Kelly Harrass: While being a solid match, I don’t think this worked super well as an opener. The pacing was very strange and felt like an inverted Lynch. Usually we see her working over the arm to set up for the arm submission, but this time it was James working the arm. Mickie dominated most of the match and then Becky pulled the win out of nowhere. I really don’t have many thoughts on this, maybe my hopes were too high going in. I can’t say that this was bad, but there is a better match that these two can have. Pop-tart Rating: Chocolate Mocha

Apollo Crews & Kalisto def. Dolph Ziggler

Warren Taylor: The start of this match was perfect. Ziggler got the jump on Kalisto, headed for the hills, and then Crews caught him and began to whip ass. Then we got an extended rest spot less than three minutes into the contest. Then Kalisto rejoined the match seemingly fresh as a daisy. From there the numbers game caught up with Ziggler, and the faces rode on to glory. This one was disjointed and rushed, which is especially puzzling with the talent involved. **

Sean Sedor: Ziggler attacked Kalisto while he was making his entrance, throwing him into (and breaking part of) the video boards on the entranceway. That was actually a smart strategy by Ziggler, and from a booking perspective, it was probably the best way to handle this match, which was so backwards to begins with. We then got Apollo Crews vs. Dolph Ziggler in a singles match for a few minutes, but Kalisto limped back to the ring and rejoined the match, and shortly thereafter, the babyface side emerged victories. This whole Dolph Ziggler heel turn has just been so odd. He’s doing all of these post-match attacks (including after this match, when he Pillman-ized one of Crews’ legs), but at the end of the day, he’s still losing all of his matches. As a whole, this entire match felt more like something that should’ve been on SmackDown Live, as opposed to a PPV.  **1/4

Kelly Harrass: The Network was being a real peach so I missed a fair bit of this match. When it came back Ziggler was facing Crews in a singles match, but the Network died again quickly after. It’s nice that they figured out how to make their ass backwards handicap match work. When the feed returned Ziggler had lost the match and was killing Crews’ ankle with a chair. The crowd chants “thank you Ziggler” as Crews tried to garner sympathy. Pop-Tart Rating: An Orange Crush pack with only one Pop-Tart in it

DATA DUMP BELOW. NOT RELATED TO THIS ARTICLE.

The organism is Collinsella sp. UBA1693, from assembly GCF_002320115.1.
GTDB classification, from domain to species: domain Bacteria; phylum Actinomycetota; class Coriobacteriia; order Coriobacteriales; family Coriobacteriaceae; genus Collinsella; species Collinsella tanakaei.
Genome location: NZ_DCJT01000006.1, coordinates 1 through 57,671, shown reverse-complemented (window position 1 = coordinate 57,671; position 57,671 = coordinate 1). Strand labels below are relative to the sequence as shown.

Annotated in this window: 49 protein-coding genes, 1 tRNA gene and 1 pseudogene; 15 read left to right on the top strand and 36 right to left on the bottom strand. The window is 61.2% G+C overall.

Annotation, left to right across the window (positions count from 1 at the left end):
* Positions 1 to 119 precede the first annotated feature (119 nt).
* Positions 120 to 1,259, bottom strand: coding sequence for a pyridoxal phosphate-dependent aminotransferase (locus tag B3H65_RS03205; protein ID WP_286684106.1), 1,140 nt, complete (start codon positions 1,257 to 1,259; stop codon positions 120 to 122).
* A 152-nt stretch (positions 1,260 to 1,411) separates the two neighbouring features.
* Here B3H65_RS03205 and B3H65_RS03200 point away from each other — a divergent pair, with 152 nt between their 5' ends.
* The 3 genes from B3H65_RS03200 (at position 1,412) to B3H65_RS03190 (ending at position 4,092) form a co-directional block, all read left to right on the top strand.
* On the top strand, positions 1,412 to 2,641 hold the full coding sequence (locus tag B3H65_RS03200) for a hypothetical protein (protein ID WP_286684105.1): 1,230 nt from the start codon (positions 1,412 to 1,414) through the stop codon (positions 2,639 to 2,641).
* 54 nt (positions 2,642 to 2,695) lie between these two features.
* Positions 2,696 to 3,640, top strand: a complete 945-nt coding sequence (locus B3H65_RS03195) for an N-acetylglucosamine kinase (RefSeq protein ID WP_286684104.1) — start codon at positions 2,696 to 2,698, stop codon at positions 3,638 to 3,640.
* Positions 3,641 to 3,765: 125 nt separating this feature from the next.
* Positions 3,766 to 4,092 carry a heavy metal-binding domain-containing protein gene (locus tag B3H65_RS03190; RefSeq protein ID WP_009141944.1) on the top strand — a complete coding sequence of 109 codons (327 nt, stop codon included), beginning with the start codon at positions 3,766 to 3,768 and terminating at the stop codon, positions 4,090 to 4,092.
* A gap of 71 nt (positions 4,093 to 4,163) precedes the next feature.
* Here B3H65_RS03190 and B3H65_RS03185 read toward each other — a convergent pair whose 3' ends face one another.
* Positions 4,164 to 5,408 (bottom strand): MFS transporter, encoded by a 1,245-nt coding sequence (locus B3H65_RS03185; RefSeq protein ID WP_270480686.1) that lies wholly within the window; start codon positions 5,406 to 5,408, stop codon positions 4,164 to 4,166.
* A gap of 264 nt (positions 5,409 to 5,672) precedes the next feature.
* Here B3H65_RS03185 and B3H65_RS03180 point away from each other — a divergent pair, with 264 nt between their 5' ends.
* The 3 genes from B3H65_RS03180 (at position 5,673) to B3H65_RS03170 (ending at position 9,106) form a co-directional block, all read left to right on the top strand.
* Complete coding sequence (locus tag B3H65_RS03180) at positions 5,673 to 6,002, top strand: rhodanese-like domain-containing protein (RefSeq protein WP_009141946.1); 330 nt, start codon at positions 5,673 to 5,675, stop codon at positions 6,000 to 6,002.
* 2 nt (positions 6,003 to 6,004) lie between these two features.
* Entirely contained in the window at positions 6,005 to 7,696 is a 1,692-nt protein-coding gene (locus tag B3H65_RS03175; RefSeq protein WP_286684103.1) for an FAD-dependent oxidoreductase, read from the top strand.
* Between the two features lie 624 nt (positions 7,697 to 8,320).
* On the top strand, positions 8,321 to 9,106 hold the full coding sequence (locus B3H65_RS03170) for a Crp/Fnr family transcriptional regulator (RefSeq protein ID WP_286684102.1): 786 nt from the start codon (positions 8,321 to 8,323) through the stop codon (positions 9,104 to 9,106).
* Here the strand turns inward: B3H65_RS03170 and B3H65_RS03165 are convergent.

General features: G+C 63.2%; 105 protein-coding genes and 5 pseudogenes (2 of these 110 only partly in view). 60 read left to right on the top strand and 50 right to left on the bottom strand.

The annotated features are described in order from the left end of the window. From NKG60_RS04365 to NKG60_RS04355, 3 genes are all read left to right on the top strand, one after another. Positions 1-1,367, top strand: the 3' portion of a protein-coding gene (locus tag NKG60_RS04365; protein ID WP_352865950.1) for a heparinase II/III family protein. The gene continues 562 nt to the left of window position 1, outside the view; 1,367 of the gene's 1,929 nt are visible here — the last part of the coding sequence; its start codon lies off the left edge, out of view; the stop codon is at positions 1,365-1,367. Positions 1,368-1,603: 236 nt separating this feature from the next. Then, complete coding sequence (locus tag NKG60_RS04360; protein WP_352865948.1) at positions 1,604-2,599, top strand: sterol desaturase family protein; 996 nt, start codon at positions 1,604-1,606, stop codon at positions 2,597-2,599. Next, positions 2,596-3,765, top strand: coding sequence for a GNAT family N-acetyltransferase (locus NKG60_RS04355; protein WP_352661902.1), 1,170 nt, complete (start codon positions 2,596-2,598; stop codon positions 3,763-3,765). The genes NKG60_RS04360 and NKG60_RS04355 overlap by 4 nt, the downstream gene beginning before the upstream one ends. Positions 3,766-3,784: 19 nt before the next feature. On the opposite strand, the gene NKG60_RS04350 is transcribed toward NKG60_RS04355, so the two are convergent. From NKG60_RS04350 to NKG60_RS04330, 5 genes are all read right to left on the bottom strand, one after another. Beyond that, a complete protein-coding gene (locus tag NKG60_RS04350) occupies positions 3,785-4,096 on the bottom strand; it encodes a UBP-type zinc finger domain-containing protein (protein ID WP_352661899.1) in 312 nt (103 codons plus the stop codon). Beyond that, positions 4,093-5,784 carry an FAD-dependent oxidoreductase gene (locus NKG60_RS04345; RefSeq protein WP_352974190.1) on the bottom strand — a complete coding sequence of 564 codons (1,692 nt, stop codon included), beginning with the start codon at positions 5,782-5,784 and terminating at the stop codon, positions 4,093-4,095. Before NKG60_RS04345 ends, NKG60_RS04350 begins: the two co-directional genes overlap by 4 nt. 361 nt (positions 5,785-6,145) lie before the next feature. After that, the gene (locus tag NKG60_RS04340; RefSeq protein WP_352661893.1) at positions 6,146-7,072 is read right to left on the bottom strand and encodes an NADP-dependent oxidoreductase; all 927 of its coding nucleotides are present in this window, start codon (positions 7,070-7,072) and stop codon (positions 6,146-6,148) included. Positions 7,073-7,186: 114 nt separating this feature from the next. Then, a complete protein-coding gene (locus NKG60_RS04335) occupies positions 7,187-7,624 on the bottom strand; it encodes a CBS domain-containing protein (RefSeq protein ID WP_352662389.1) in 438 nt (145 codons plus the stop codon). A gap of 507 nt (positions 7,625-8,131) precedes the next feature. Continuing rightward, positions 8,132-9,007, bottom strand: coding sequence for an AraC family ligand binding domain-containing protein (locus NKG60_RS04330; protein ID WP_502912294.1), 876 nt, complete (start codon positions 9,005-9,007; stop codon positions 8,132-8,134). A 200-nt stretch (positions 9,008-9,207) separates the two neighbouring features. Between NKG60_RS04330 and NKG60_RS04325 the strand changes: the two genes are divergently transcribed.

WWE SmackDown Tag Team Championship
American Alpha © def. Heath Slater & Rhyno, Breezango, The Usos, The Ascension, and The Vaudevillains

Warren Taylor: Like the previous match, this bout had a perfect start. Beauty & the Manbeast took a pounding (well Heath Slater did) from Breezango & the Vaudevillains. Rhyno proved to be the difference in the first few falls and saved rural America’s favorite son numerous times. Once the Usos managed to separate the two, it was game over for the former champs. Jimmy & Jey could not slay American Alpha but did enough damage to leave the reigning champions hurting something fierce. AA sold the muggings like it was their lives and set up what could have been an excellent definitive statement for The Ascension.  I have no issue with AA retaining, but the way the match was structured was better suited for a title change. ***1/4